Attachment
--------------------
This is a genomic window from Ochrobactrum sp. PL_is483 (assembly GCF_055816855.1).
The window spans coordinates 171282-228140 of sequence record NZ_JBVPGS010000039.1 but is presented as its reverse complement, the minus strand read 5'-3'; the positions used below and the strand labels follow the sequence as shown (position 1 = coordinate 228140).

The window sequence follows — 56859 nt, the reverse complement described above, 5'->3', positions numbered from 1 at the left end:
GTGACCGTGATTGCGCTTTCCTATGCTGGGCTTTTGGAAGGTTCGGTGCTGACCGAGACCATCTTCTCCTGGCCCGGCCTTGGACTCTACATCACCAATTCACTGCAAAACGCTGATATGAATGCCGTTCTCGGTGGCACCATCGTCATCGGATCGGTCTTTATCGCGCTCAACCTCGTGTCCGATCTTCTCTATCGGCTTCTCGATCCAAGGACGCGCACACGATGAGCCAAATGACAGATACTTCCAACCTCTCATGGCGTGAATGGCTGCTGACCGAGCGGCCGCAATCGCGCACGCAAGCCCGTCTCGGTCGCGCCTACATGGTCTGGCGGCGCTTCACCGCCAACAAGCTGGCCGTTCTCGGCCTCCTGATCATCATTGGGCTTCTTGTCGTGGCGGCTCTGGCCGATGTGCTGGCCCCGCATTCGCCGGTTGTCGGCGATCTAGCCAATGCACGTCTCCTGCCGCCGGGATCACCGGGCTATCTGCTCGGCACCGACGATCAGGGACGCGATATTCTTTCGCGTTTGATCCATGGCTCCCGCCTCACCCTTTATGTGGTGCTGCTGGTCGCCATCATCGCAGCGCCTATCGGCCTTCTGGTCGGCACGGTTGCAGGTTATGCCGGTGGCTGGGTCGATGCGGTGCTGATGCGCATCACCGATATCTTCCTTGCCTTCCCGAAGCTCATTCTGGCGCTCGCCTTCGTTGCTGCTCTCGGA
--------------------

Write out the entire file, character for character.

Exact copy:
This is a genomic window from Ochrobactrum sp. PL_is483 (assembly GCF_055816855.1).
The window spans coordinates 171282-228140 of sequence record NZ_JBVPGS010000039.1 but is presented as its reverse complement, the minus strand read 5'-3'; the positions used below and the strand labels follow the sequence as shown (position 1 = coordinate 228140).

The window sequence follows — 56859 nt, the reverse complement described above, 5'->3', positions numbered from 1 at the left end:
GTGACCGTGATTGCGCTTTCCTATGCTGGGCTTTTGGAAGGTTCGGTGCTGACCGAGACCATCTTCTCCTGGCCCGGCCTTGGACTCTACATCACCAATTCACTGCAAAACGCTGATATGAATGCCGTTCTCGGTGGCACCATCGTCATCGGATCGGTCTTTATCGCGCTCAACCTCGTGTCCGATCTTCTCTATCGGCTTCTCGATCCAAGGACGCGCACACGATGAGCCAAATGACAGATACTTCCAACCTCTCATGGCGTGAATGGCTGCTGACCGAGCGGCCGCAATCGCGCACGCAAGCCCGTCTCGGTCGCGCCTACATGGTCTGGCGGCGCTTCACCGCCAACAAGCTGGCCGTTCTCGGCCTCCTGATCATCATTGGGCTTCTTGTCGTGGCGGCTCTGGCCGATGTGCTGGCCCCGCATTCGCCGGTTGTCGGCGATCTAGCCAATGCACGTCTCCTGCCGCCGGGATCACCGGGCTATCTGCTCGGCACCGACGATCAGGGACGCGATATTCTTTCGCGTTTGATCCATGGCTCCCGCCTCACCCTTTATGTGGTGCTGCTGGTCGCCATCATCGCAGCGCCTATCGGCCTTCTGGTCGGCACGGTTGCAGGTTATGCCGGTGGCTGGGTCGATGCGGTGCTGATGCGCATCACCGATATCTTCCTTGCCTTCCCGAAGCTCATTCTGGCGCTCGCCTTCGTTGCTGCTCTCGGA